Horse Fails Drug Tests in Consecutive Starts

F and F Stable's Best Play failed drug tests in back-to-back starts for trainer Luis Miranda in late 2014 and early 2015 at Aqueduct Racetrack, a circumstance New York's state steward said he can't recall ever previously happening.

While the second positive for Best Play marked the third failed drug test for a Miranda-trained horse in less than 11 months, the trainer received the same sanctions each time: disqualification of the horse, a $1,000 fine, and 15-day suspension.

Miranda received those sanctions when Best Play tested positive for five different substances after finishing third in the third race Nov. 5 at Aqueduct. Those medications included non-steroidal anti-inflammatory medications flunixin, phenylbutazone, and oxyphenbutazone, as well as the muscle relaxer methocarbamol and the expectorant guaifenesin.

In Best Play's very next start for Miranda, a Jan. 23 race at Aqueduct where he finished second, Best Play tested positive for the NSAID ketoprofen. Like his previous start, Best Play was disqualified to last and Miranda was suspended 15 days and fined $1,000. That decision was handed down May 9.

New York state steward Stephen Lewandowski said May 13 that he couldn't recall a case where a trainer's horse failed drug tests in consecutive starts. 

The two Best Play positives followed the March 2, 2014 disqualification of Prince Raja, then owned by Birbal's Racing Stable and trained by Miranda, from his third-place finish at Aqueduct following a positive test for flunixin. Miranda was suspended 15 days and fined $1,000 following that incident—the same penalty he would receive after his third violation in a race less than 11 months later.

The positives for five different medications, including three NSAIDs, after the Nov. 5 Best Play race also are a particular concern. The New York Racing Association Equine Safety Committee and New York Gaming Commission medical director Scott Palmer have specifically cautioned against the dangers of "stacking," which is simultaneous use of NSAIDs. The results of the first failed drug test by Best Play following the Nov. 5 race suggest such a practice.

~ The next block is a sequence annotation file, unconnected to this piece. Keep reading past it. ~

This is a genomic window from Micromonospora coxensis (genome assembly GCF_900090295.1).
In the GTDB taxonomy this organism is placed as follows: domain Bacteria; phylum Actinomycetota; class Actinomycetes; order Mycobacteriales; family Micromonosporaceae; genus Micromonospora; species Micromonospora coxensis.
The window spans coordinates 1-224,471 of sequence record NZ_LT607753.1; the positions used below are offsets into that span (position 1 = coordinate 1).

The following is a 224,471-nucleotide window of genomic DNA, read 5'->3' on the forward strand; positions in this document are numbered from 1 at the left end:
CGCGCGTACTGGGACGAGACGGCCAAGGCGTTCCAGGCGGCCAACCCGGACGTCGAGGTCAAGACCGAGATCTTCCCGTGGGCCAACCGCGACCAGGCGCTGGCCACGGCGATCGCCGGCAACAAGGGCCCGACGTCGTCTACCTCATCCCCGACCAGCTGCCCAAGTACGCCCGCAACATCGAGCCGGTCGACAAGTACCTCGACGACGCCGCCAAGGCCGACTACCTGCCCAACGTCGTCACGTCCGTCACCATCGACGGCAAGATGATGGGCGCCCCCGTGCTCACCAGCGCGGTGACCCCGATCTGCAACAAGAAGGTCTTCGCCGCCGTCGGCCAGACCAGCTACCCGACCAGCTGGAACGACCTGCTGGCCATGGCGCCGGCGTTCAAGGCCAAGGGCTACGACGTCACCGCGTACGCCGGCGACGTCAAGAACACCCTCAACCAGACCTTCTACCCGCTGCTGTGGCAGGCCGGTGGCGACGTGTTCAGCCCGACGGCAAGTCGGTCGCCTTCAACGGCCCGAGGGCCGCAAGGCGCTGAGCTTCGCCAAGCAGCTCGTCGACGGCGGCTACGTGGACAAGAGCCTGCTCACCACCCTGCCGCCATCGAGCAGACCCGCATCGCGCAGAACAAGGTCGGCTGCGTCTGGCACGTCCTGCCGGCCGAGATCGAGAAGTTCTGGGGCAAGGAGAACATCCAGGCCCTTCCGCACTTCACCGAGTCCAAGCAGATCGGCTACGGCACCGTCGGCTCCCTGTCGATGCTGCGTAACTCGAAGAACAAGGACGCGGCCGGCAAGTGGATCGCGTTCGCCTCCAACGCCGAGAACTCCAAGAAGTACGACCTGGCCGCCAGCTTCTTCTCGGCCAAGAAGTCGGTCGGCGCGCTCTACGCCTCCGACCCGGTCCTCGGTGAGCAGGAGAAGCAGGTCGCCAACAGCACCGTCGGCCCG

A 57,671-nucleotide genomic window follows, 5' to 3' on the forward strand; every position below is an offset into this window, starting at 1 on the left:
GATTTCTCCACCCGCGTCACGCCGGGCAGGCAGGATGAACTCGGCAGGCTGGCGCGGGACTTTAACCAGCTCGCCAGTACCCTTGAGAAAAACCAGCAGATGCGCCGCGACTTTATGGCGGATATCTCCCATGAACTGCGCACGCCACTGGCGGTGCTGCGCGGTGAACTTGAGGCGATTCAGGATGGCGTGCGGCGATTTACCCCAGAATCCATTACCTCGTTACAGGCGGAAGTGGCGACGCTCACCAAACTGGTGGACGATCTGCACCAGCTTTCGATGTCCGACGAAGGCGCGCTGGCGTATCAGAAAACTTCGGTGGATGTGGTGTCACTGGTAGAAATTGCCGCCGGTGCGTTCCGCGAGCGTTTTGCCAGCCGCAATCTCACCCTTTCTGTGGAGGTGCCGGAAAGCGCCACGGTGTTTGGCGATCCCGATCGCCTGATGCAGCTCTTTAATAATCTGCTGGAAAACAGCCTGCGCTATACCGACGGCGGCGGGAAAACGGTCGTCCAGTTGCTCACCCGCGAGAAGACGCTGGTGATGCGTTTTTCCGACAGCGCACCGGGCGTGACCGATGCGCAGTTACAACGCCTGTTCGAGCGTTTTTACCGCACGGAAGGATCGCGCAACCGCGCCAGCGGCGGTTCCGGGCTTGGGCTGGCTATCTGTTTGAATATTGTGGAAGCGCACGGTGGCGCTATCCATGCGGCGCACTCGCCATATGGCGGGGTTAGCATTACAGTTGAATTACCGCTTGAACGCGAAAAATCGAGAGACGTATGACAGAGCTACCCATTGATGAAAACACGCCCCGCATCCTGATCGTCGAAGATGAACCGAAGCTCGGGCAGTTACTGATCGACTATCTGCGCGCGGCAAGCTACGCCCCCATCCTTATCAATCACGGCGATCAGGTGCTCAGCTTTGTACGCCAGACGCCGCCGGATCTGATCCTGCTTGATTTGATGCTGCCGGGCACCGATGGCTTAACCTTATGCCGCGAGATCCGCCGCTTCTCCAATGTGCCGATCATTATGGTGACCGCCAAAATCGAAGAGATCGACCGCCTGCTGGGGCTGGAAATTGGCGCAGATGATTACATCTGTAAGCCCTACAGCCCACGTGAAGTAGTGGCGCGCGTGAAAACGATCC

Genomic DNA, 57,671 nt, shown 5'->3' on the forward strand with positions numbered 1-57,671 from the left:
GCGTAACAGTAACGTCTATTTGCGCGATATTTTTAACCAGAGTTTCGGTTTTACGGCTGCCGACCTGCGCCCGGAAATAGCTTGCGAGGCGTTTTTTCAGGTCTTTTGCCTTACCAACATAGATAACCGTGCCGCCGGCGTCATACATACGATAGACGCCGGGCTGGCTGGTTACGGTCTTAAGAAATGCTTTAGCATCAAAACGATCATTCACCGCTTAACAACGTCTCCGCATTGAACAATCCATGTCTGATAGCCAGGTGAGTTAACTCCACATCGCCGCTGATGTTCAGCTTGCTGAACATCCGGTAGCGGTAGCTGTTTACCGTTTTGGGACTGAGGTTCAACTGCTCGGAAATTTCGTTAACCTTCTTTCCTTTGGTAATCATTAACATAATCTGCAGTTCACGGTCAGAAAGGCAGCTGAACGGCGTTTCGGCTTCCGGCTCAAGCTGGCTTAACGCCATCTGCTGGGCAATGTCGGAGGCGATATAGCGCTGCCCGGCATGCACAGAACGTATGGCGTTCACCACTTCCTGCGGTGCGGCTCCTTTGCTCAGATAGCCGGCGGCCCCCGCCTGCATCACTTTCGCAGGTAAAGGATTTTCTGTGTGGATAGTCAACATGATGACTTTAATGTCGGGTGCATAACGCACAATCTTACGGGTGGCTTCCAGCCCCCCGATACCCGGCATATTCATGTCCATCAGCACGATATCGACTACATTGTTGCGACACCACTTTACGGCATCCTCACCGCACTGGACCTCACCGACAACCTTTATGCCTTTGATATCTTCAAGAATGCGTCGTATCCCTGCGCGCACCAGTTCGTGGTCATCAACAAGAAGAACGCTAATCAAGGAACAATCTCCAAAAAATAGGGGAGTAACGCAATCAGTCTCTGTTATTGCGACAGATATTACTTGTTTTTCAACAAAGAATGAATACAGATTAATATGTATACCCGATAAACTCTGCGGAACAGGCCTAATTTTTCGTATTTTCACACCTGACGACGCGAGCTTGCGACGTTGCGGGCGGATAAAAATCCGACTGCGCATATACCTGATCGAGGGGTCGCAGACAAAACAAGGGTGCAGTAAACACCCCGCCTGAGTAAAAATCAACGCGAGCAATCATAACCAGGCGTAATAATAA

Despite the third failed drug test by a Miranda-trained horse in less than 11 months, the consecutive failed drugs tests by the same horse, and the apparent instance of stacking, New York stewards did not opt to increase sanctions against Miranda.

"As stewards we look at the facts of each case and we just thought this was the proper punishment for those cases," Lewandowski said, noting that there were mitigating circumstances that factored in the stewards' decision on sanctions. Lewandowski declined to provide detail of those mitigating circumstances.

The industry in recent years has taken some measures to strengthen penalties against multiple offenders. The multiple medication violations penalty system that is part of the National Uniform Medication Program is designed to increase sanctions of horsemen who repeatedly violate medication rules. But New York, like several prominent racing states, has not completed adoption of the rule. 

New York State Gaming Commission spokesperson Lee Park said the multiple violation rule was approved for proposal in December but is awaiting publication in the New York State Register, which will start a required 45-day public comment period before it comes back to the commission.

"Like other regulations in New York, they get hung up in the governor's office," said Thoroughbred Horsemen's Association chairman Alan Foreman, who has championed the National Uniform Medication Program. "What would normally be a smooth transition becomes a much more difficult process because the governor has to approve regulations before they're adopted, so New York has not formally adopted the multiple medication violations penalty system."

The multiple medication violations penalty system is designed to increase sanctions for horsemen who repeatedly violate the rules by assigning points to trainers for each violation. The Association of Racing Commissioners International maintains a database with each violation and the points assigned.

When a new positive occurs, stewards in participating states receive that information. As points add up, longer suspensions are required.